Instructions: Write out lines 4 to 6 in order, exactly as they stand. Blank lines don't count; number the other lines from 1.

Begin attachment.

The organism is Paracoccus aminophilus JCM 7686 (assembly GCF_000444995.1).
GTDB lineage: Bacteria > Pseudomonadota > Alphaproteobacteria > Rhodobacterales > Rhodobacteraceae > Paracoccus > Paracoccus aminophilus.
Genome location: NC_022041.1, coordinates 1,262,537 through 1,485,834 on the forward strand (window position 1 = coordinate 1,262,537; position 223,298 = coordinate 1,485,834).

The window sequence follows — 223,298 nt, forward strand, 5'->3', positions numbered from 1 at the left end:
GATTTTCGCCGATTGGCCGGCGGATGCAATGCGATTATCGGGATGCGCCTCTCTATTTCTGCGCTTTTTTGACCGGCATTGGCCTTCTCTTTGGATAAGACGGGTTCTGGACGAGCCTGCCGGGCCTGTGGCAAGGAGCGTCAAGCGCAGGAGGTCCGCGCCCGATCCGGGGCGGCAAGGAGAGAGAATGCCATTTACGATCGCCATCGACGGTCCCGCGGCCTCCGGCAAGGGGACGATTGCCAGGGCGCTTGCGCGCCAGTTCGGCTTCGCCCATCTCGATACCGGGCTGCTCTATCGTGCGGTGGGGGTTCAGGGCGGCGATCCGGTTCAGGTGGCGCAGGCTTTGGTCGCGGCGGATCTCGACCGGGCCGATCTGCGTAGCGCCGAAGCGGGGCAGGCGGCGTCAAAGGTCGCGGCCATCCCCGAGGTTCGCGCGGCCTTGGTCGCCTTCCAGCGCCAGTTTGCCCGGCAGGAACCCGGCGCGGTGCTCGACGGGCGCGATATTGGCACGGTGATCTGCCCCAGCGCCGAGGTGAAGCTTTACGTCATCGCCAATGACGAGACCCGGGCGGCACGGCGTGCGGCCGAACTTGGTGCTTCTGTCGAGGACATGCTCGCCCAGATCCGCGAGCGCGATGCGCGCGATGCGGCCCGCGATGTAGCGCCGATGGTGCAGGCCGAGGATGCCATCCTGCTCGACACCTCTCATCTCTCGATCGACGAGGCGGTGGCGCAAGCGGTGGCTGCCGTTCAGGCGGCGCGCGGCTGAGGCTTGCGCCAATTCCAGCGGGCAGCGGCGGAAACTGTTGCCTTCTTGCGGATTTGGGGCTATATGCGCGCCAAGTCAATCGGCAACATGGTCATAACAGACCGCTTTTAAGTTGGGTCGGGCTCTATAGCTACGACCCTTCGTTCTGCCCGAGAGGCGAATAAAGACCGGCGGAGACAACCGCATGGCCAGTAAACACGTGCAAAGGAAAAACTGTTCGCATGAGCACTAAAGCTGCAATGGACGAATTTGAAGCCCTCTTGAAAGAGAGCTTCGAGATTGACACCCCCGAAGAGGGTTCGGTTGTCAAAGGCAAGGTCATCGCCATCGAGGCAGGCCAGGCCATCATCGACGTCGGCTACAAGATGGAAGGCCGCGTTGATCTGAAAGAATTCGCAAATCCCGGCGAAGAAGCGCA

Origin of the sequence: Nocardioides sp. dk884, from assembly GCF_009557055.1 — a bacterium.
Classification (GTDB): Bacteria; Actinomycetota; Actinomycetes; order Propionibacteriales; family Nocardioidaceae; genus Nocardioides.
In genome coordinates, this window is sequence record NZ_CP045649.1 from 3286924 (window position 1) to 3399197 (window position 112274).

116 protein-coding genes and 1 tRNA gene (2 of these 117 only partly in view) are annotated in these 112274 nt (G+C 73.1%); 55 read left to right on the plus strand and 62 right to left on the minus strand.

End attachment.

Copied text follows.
The window sequence follows — 223,298 nt, forward strand, 5'->3', positions numbered from 1 at the left end:
GATTTTCGCCGATTGGCCGGCGGATGCAATGCGATTATCGGGATGCGCCTCTCTATTTCTGCGCTTTTTTGACCGGCATTGGCCTTCTCTTTGGATAAGACGGGTTCTGGACGAGCCTGCCGGGCCTGTGGCAAGGAGCGTCAAGCGCAGGAGGTCCGCGCCCGATCCGGGGCGGCAAGGAGAGAGAATGCCATTTACGATCGCCATCGACGGTCCCGCGGCCTCCGGCAAGGGGACGATTGCCAGGGCGCTTGCGCGCCAGTTCGGCTTCGCCCATCTCGATACCGGGCTGCTCTATCGTGCGGTGGGGGTTCAGGGCGGCGATCCGGTTCAGGTGGCGCAGGCTTTGGTCGCGGCGGATCTCGACCGGGCCGATCTGCGTAGCGCCGAAGCGGGGCAGGCGGCGTCAAAGGTCGCGGCCATCCCCGAGGTTCGCGCGGCCTTGGTCGCCTTCCAGCGCCAGTTTGCCCGGCAGGAACCCGGCGCGGTGCTCGACGGGCGCGATATTGGCACGGTGATCTGCCCCAGCGCCGAGGTGAAGCTTTACGTCATCGCCAATGACGAGACCCGGGCGGCACGGCGTGCGGCCGAACTTGGTGCTTCTGTCGAGGACATGCTCGCCCAGATCCGCGAGCGCGATGCGCGCGATGCGGCCCGCGATGTAGCGCCGATGGTGCAGGCCGAGGATGCCATCCTGCTCGACACCTCTCATCTCTCGATCGACGAGGCGGTGGCGCAAGCGGTGGCTGCCGTTCAGGCGGCGCGCGGCTGAGGCTTGCGCCAATTCCAGCGGGCAGCGGCGGAAACTGTTGCCTTCTTGCGGATTTGGGGCTATATGCGCGCCAAGTCAATCGGCAACATGGTCATAACAGACCGCTTTTAAGTTGGGTCGGGCTCTATAGCTACGACCCTTCGTTCTGCCCGAGAGGCGAATAAAGACCGGCGGAGACAACCGCATGGCCAGTAAACACGTGCAAAGGAAAAACTGTTCGCATGAGCACTAAAGCTGCAATGGACGAATTTGAAGCCCTCTTGAAAGAGAGCTTCGAGATTGACACCCCCGAAGAGGGTTCGGTTGTCAAAGGCAAGGTCATCGCCATCGAGGCAGGCCAGGCCATCATCGACGTCGGCTACAAGATGGAAGGCCGCGTTGATCTGAAAGAATTCGCAAATCCCGGCGAAGAAGCGCA

Origin of the sequence: Nocardioides sp. dk884, from assembly GCF_009557055.1 — a bacterium.